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Running the Post-Production Marathon


Hey everyone. I've been gone a while, but fear not, I haven't abandoned you. On the contrary I've been cooking up something dark and delicious for you guys. See, I haven't blogged for a couple months because I've been busting my ass on my first horror feature. Can't give any details yet, but what I can tell you is that it's a fun creature feature, and not my usual darker fair.

The thing about features that strikes me most is the strong collaboration that a director enters into. In short form, a director has absolute singularity of vision... authorship. Ownership. But with a feature, there are a host of people with individual takes on the material, so authorship and credit are shared, completely and wholly, across an entire team of creatives. And it's nice to share the load and have sounding boards.

The other thing I can tell you is that this life-adventure I've been on since October has changed the way I look at film and my perception of what gets produced and why. Show business is a world of art colliding violently with commerce, and it always has been, so the resulting films we love and hate are a reflection of this culture clash. Getting a film made is like cracking a code, working the puzzle of development and production and post production to get to the treat in the middle... the finished film.

The reason I took on the film was to finally get my feet wet in the world of horror features, as opposed to the short format that has treated me so well.

Four whole months have passed me by now, as preproduction bled into production, which then led to post production, where I am now.

The entire experience has been one prolonged, surreal trip, from choosing a creature design that suited everyone involved, to casting the film appropriately, to editing it together.

And it certainly has been a journey of discovery, both personal and professional.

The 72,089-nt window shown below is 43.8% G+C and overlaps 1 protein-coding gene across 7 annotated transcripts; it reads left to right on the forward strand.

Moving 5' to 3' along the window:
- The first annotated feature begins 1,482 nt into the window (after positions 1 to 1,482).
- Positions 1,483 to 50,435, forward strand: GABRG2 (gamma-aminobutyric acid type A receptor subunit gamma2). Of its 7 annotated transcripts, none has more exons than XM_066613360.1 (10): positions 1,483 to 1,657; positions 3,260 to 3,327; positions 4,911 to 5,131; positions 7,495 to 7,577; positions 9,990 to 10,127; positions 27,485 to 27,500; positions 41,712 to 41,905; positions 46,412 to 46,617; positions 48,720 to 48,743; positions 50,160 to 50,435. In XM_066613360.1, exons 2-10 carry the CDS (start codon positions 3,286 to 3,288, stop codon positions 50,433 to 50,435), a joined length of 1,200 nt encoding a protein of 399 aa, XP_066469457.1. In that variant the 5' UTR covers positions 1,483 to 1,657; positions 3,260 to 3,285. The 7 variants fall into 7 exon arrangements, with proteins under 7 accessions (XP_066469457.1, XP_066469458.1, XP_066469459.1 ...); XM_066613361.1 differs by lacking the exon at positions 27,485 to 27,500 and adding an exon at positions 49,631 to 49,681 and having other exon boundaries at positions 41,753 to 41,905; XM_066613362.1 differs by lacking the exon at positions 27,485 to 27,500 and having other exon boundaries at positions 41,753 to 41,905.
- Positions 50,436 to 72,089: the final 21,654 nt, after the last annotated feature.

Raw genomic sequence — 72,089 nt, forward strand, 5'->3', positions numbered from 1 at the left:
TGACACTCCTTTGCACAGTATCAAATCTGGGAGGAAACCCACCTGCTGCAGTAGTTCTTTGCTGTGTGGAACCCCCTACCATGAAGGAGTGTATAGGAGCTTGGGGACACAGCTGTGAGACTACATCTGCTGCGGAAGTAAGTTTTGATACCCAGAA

For sure, it has been both immersive and complete, because when you're making a film, you quickly realize along the way that the movie you thought you were making, and the one which you actually ARE making, are two entirely different things.

You gotta ignore all your bullshit, too, when you step in to direct a film – you know, those inner voices that fill you with doubt and self loathing (comes with being an artist).

You have to try and shoot from the hip, but only after having planned everything out exactly.

Even though you meticulously plan from the start, things change, and elements move around, and you have to be ready to just roll with it, all the while maintaining your original course, creatively speaking.

The biggest challenge to directing a feature is to keep that steady course, because chances are, if you started with a good script and liked it at the beginning, then that has to be your bible, your guide, and sticking to it like an ancient mariner's map is absolutely key to getting to that place you originally set out for in the first place.

And that's what is key to getting to the finish line. Script. It's where you started and where you end. I had a great editor and friend of mine once tell me that if production is a sprint, then post production is a marathon.

I'm in the marathon now, and even though the race is almost over and I'm exhausted and can barely can see the ribbon across the road up ahead...

I'm already looking for that next race...

Gaudium per atrox.